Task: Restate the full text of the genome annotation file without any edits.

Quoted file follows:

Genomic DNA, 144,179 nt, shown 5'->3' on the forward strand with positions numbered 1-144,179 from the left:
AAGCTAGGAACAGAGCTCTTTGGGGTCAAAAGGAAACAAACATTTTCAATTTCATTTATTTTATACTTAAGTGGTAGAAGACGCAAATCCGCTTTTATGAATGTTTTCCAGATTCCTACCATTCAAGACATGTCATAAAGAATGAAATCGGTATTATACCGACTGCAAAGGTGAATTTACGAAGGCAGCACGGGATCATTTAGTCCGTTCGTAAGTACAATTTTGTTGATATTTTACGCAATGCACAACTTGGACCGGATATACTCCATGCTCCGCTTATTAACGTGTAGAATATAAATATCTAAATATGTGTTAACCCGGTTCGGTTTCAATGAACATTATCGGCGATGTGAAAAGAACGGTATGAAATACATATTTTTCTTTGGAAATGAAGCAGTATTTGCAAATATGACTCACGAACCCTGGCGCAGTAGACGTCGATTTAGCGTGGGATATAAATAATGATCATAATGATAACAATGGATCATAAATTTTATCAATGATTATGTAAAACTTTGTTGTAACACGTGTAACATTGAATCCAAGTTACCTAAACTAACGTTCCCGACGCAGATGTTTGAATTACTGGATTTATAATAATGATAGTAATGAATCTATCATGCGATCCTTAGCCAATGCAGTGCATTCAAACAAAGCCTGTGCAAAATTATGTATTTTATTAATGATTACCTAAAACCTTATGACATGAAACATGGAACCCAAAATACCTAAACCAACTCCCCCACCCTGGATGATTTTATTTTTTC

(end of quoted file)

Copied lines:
Genomic DNA, 144,179 nt, shown 5'->3' on the forward strand with positions numbered 1-144,179 from the left:
AAGCTAGGAACAGAGCTCTTTGGGGTCAAAAGGAAACAAACATTTTCAATTTCATTTATTTTATACTTAAGTGGTAGAAGACGCAAATCCGCTTTTATGAATGTTTTCCAGATTCCTACCATTCAAGACATGTCATAAAGAATGAAATCGGTATTATACCGACTGCAAAGGTGAATTTACGAAGGCAGCACGGGATCATTTAGTCCGTTCGTAAGTACAATTTTGTTGATATTTTACGCAATGCACAACTTGGACCGGATATACTCCATGCTCCGCTTATTAACGTGTAGAATATAAATATCTAAATATGTGTTAACCCGGTTCGGTTTCAATGAACATTATCGGCGATGTGAAAAGAACGGTATGAAATACATATTTTTCTTTGGAAATGAAGCAGTATTTGCAAATATGACTCACGAACCCTGGCGCAGTAGACGTCGATTTAGCGTGGGATATAAATAATGATCATAATGATAACAATGGATCATAAATTTTATCAATGATTATGTAAAACTTTGTTGTAACACGTGTAACATTGAATCCAAGTTACCTAAACTAACGTTCCCGACGCAGATGTTTGAATTACTGGATTTATAATAATGATAGTAATGAATCTATCATGCGATCCTTAGCCAATGCAGTGCATTCAAACAAAGCCTGTGCAAAATTATGTATTTTATTAATGATTACCTAAAACCTTATGACATGAAACATGGAACCCAAAATACCTAAACCAACTCCCCCACCCTGGATGATTTTATTTTTTC